If sanctimony transcends political divisions, then so must any analysis of it (or response to it). One common thread connecting my early rejection of evangelicalism and subsequent disillusionment with left-liberal alternatives has been a deep discomfort with moralistic fanaticism. Perhaps this journey parallels the true arc of recent history—a volley of vigorously competing sanctimonious crusades, each propelled by lofty ideals, each shooting to the heights of optimism before inevitably plunging, one-by-one, into an abyss of cannibalistic pessimism. As such, shedding the weight of moralism may be our only hope for rising to the surface again.

Sanctimony can be employed to signal virtue, but it can also function as a veil concealing the same vices it projects onto the world. Bush-era evangelicals criticized Islamism incessantly, but their attacks deflected attention away from their own fundamentalist tendencies. And left-liberal accusations of intolerance and dogmatism on the Right—while usually true—often belie their own susceptibility to rigid groupthink. In fact, I would go further and suggest that sanctimony all too easily serves as the last refuge of scoundrels. Spacious enough to shelter its most extreme and intolerant adherents, it is also uniquely fortified to withstand reasoned critique from any angle. Moral panics in particular tend to erase nuance and suspend logical thinking in an atmosphere of fear. And faith carries an emotional power that is notoriously difficult to puncture as any persistent interrogation of a fundamentalist’s beliefs will demonstrate. Most importantly, sanctimony can conveniently preempt questions when questions are most needed.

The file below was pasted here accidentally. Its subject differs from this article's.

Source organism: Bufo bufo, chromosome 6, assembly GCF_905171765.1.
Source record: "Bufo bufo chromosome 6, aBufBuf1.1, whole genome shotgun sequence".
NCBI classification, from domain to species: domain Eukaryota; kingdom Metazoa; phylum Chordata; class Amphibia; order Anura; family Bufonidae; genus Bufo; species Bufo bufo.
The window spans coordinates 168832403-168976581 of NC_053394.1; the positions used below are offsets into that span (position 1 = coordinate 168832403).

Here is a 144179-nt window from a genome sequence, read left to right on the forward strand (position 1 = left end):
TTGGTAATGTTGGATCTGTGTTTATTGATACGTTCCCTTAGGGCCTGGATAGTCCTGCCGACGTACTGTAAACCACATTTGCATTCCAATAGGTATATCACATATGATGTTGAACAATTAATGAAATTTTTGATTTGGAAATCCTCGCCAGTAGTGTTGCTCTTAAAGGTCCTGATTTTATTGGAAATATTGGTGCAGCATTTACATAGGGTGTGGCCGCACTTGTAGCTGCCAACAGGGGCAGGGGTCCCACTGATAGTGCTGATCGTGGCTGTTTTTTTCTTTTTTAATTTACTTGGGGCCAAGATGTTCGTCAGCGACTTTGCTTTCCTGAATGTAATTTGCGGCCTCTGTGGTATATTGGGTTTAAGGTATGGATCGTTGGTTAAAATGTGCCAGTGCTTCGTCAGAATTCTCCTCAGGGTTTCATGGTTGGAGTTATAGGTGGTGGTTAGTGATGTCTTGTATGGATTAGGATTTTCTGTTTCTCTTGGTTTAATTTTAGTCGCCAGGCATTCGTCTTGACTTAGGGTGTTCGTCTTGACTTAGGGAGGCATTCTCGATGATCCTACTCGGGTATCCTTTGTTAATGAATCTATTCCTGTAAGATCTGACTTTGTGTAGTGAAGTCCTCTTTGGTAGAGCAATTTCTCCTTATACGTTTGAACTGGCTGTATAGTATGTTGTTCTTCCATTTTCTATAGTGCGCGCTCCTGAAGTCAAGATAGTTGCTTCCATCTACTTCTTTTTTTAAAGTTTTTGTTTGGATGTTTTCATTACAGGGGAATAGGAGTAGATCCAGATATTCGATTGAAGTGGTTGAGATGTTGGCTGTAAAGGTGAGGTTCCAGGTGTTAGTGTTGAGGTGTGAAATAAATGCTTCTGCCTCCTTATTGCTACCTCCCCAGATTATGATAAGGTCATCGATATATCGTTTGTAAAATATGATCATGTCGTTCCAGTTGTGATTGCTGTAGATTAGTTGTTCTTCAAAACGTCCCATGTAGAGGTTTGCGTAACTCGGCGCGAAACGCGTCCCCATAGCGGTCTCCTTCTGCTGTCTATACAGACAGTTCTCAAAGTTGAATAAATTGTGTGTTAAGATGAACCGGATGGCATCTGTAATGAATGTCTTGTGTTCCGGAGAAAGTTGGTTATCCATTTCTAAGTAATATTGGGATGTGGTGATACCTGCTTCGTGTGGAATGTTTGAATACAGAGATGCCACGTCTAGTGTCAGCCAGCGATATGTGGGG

At this point, cancel culture is a predictably rancorous topic, and much of the Left still denies the phenomenon even exists. But it clearly does. And this culture of moral condemnation and reflexive outrage that has almost completely taken over the 21st century Left would not be possible without sanctimony—buttressing an orthodoxy still vaguely Christian in its simplistic moralism and missionary zeal but refurbished with new pieties and new icons, repeating familiar warnings against new heresies and new sins. I was drawn to the Left early on because I saw religious trappings like these as arrogant, irrational, and potentially masking more cynical human motivations such as power, control, and revenge. I also saw them as both endemic to the Right and qualitatively conservative.

Watching this quasi-religious mentality migrate leftward and displace more rational, humanistic values has been painful. Broader doctrines proclaiming the inevitability of the rapture, revolution, or the end of history always sounded fanciful at best, but the last few years have solidified my latent skepticism toward orthodoxies and eschatologies of all kinds into genuine opposition. I hate fantasy parading as prophecy in the service of politics. I hate faith. I hate demands for faith. Over the last two decades, my faith in most things has drained away. Religious belief was an early casualty of this process, and socialist convictions are only the latest. The larger story of the 21st century has itself been one of hopes dashed and faith punished. Every major cause seems doomed to defeat or disillusionment. Crusades crash and burn. Gods fail. Sanctimony turns sour. And scoundrels find refuge in the wreckage.

But the potential for liberation may also be hiding within the debris. Intellectual straitjackets tend to be invisible, and they remain unrecognized until we are free of them. The possibility of a politics beyond ideology is one of the most derided notions on the millennial Left; it is commonly mocked as another vestigial piety from the neoliberal era, thus requiring removal. But, actually, a politics beyond sanctimony—less fervently ideological, less dismissive of reason, devoid of dogmatism, open to change, as free from religious mentalities and moralism as humanly possible—is both possible and badly needed. It might even be worth salvaging in the end.

Nigel Lloyd Alcorn is a freelance writer in Fresno, California.